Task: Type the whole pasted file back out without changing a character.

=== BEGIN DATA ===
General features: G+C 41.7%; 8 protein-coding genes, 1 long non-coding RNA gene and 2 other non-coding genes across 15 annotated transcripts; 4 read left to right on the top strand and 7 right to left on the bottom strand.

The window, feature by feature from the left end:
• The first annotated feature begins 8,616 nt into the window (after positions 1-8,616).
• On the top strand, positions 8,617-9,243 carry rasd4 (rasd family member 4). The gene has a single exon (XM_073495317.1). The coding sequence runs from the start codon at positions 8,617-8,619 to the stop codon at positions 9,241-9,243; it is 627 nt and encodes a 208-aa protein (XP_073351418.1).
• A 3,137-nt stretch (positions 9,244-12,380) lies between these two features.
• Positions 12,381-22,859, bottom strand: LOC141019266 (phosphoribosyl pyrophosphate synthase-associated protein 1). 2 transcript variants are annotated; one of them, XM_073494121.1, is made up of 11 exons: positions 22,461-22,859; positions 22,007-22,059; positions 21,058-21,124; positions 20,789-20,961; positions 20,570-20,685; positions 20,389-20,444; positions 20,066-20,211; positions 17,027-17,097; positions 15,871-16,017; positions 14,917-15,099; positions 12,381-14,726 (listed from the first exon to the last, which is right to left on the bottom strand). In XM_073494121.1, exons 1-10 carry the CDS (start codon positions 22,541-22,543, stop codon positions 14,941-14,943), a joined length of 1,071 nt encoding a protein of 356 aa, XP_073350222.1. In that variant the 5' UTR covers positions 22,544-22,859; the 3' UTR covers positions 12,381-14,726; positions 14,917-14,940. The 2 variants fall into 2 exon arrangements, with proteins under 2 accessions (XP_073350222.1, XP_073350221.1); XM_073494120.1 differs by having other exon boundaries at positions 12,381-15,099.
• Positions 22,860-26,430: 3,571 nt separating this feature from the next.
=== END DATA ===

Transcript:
General features: G+C 41.7%; 8 protein-coding genes, 1 long non-coding RNA gene and 2 other non-coding genes across 15 annotated transcripts; 4 read left to right on the top strand and 7 right to left on the bottom strand.

The window, feature by feature from the left end:
• The first annotated feature begins 8,616 nt into the window (after positions 1-8,616).
• On the top strand, positions 8,617-9,243 carry rasd4 (rasd family member 4). The gene has a single exon (XM_073495317.1). The coding sequence runs from the start codon at positions 8,617-8,619 to the stop codon at positions 9,241-9,243; it is 627 nt and encodes a 208-aa protein (XP_073351418.1).
• A 3,137-nt stretch (positions 9,244-12,380) lies between these two features.
• Positions 12,381-22,859, bottom strand: LOC141019266 (phosphoribosyl pyrophosphate synthase-associated protein 1). 2 transcript variants are annotated; one of them, XM_073494121.1, is made up of 11 exons: positions 22,461-22,859; positions 22,007-22,059; positions 21,058-21,124; positions 20,789-20,961; positions 20,570-20,685; positions 20,389-20,444; positions 20,066-20,211; positions 17,027-17,097; positions 15,871-16,017; positions 14,917-15,099; positions 12,381-14,726 (listed from the first exon to the last, which is right to left on the bottom strand). In XM_073494121.1, exons 1-10 carry the CDS (start codon positions 22,541-22,543, stop codon positions 14,941-14,943), a joined length of 1,071 nt encoding a protein of 356 aa, XP_073350222.1. In that variant the 5' UTR covers positions 22,544-22,859; the 3' UTR covers positions 12,381-14,726; positions 14,917-14,940. The 2 variants fall into 2 exon arrangements, with proteins under 2 accessions (XP_073350222.1, XP_073350221.1); XM_073494120.1 differs by having other exon boundaries at positions 12,381-15,099.
• Positions 22,860-26,430: 3,571 nt separating this feature from the next.